But she will be marrying a Prince who is descended from people who once colonized half of the known world. If nothing more, she becomes one of the most visible symbols of how the world can change--not if we ignore race, but once we embrace and celebrate love.

Monday, May 14, 2018

Can Y'all Just STOP??!!

Yes, I'm talking to you:

And you:

And you (even though it was your neighbor who called the police):

And yes, you too:

Who else am I missing? And does it really matter because you already know where this is going.

STOP CALLING THE POLICE! Stop stoking racial tension where there isn't a need. Stop being so doggone fragile. Stop escalating petty shit into real life drama that might end up with someone getting killed. Which you know it will since that is the very reason why you wield it as a threat--because the very act of calling the police manufactures a confrontation akin to crying wolf in a forest, Little Red Riding Hood!!!

I am not calling anybody a name even though I swear it is taking a lot for not to go there. Because I have friends who are indeed allies and I hate to use a term that essentially reduces every white woman into a category that assumes we are polar opposites. That assumes deep down, old narratives will always serve to divide us and make us not trust each other. That will always put me on the outside, cast me as the "other", that black girl...

And that is also why this pissed me off this morning, so yes, you get an honorable mention:

Because for every reason why you thought this was okay, it wasn't. It isn't cool that you have sprinkled in women of color in a show of token solidarity, but not really since the very first black woman who appears on screen is about to wet nurse a WHITE BABY! And the Indian woman who just appears for whatever reason...along with the other three women of color (yes, I counted) of indistinct ethnic identity. Do you not see how that is...

Yeah, just stop.

Friday, May 11, 2018

When the Trolls Come Marching In

This is really a public service announcement aimed at anybody who has issues with interracial relationships.

Stop it. Mind your business. And if it is that serious that you've got to declare your hatred by refusing to shop somewhere or watch a particular show or listen to a certain artist's work, then fine. Keep your feelings to yourself.

It is 2018. It is not 1918. Or 1818. Or 1718. Or 1618...you get the point. But I assure you, folks have been inter-marrying long before we came up with a fancy offensive word for it. In 1618, Pocahontas was married to John Rolfe. In 1718, New Orleans was founded by the French, and you might want to research the gens de couleur. In 1818, Queen Charlotte of Mecklenburg-Strelitz died, after having been married to King George III of England for 57 years. But if you don't want to believe the stories about her African bloodline, then just know that across the pond also by 1818, Sally Hemings had given birth to seven children fathered by Thomas Jefferson. In 1918, boxer Jack Johnson was living abroad to evade prosecution for his marriage to Lucille Cameron in violation of the Mann Act. Next weekend, an American actress named Rachel from Compton will be marrying Prince Henry of Wales.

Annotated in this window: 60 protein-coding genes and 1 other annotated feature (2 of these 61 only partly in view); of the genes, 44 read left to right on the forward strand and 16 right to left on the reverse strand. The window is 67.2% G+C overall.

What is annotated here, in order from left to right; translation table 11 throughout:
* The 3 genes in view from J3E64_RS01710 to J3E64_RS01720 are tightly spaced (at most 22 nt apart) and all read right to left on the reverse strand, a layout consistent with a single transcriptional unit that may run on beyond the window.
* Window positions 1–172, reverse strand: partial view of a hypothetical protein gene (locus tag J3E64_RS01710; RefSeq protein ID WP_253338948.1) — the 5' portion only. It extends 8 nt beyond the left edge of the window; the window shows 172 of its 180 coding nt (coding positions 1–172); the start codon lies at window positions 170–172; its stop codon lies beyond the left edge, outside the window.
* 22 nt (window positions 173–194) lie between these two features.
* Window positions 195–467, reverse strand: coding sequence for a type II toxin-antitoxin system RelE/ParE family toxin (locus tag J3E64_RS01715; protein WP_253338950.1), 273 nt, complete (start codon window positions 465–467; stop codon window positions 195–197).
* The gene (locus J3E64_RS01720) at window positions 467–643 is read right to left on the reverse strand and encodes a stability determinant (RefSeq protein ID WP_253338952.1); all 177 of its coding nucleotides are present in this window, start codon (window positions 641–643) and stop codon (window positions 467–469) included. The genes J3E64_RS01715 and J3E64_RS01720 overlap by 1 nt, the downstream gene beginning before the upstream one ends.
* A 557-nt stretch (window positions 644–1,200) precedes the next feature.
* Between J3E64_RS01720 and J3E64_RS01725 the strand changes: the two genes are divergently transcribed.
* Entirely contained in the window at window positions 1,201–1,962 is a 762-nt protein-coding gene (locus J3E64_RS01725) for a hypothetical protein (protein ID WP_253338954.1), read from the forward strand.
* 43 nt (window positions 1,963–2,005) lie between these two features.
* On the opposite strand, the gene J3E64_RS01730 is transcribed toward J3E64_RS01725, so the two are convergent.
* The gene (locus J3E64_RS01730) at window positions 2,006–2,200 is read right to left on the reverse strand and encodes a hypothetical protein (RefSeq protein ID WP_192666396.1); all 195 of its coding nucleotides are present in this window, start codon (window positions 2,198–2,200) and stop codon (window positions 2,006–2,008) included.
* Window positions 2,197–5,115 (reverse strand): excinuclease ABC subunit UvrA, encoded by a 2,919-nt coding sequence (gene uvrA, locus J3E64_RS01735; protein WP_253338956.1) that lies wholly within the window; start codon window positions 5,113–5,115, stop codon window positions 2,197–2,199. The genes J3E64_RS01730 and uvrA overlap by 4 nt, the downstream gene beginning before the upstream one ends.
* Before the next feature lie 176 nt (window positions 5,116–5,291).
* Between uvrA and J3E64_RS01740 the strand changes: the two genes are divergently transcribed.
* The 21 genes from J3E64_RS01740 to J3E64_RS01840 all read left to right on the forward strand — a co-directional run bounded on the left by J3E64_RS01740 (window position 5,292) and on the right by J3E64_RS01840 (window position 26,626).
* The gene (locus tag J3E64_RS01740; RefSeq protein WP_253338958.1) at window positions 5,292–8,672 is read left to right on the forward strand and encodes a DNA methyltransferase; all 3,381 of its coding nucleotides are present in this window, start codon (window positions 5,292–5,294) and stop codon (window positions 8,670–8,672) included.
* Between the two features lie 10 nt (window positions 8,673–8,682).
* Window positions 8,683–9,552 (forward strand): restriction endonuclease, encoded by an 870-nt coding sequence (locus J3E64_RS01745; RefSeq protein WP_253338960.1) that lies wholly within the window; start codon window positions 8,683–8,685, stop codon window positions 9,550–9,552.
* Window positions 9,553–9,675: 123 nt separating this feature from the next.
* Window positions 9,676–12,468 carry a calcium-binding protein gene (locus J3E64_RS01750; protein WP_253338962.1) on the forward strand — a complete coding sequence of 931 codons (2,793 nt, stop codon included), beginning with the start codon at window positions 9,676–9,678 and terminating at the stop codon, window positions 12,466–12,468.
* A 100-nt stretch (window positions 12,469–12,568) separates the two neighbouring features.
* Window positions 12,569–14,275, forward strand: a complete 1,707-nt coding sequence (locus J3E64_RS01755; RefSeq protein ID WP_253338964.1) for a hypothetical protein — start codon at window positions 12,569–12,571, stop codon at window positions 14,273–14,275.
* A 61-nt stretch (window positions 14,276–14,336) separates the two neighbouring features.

Are folks still getting twisted over interracial relationships?

I saw an old 2016 advertisement on social media earlier where the trolls had expressed their displeasure over the depiction of an interracial family. It was sad and of course, we can all get upset about how these same folks also probably have MAGA hats, faithfully watch the Roseanne reboot, and sent their sons to march with tiki torches in Charlottesville last summer (ha, named for Queen Charlotte with the African bloodline...)

But I am also reacting to some of the backlash that I read online after last weekend when, after hosting SNL and releasing the most provocative music video in recent memory, it was revealed that actor/writer/producer/singer and all-around current It Guy Donald Glover has a white partner. And just like that, he's no longer that cool black guy anymore; he becomes just another brother who prefers white women (or Asian women, or Latina women, or whatever we are calling the Kardashians). With a question mark attached to his wokeness?

Yeah. We do that every single time we find out that the new black It Guy has a white partner. We did that with Jordan Peele. We did that to Jesse Williams when it was assumed that he had left his black wife for Minka Kelly. We wrote Cuba Gooding Jr. off back in the 90s because of his white wife. We've been through with Terrence Howard and Wesley Snipes, and maybe we'll let Taye Diggs come back to visit. It's why we blame Kim Kardashian for ruining Kanye (and Khloe for nearly killing Lamar Odom).

And by the way, I am not picking on my sisters without pointing out that a very similar, but much more offensive conversation takes place when the partners are reversed. Black women who date or marry non-black men get branded as bed wenches. I suspect the term gets a lot of use in hotep forums where educated black women get criticized for being childless and self-sufficient.

Many years ago before folks became too polite to say anything directly to me about my husband's ethnicity, there were a few sideways statements made about my inability (unwillingness) to find a "suitable" black mate. People thought it was cute to Latinize his name even though it really is the Anglo version. And even if you didn't know that my husband is Puerto Rican, you definitely know that I am black...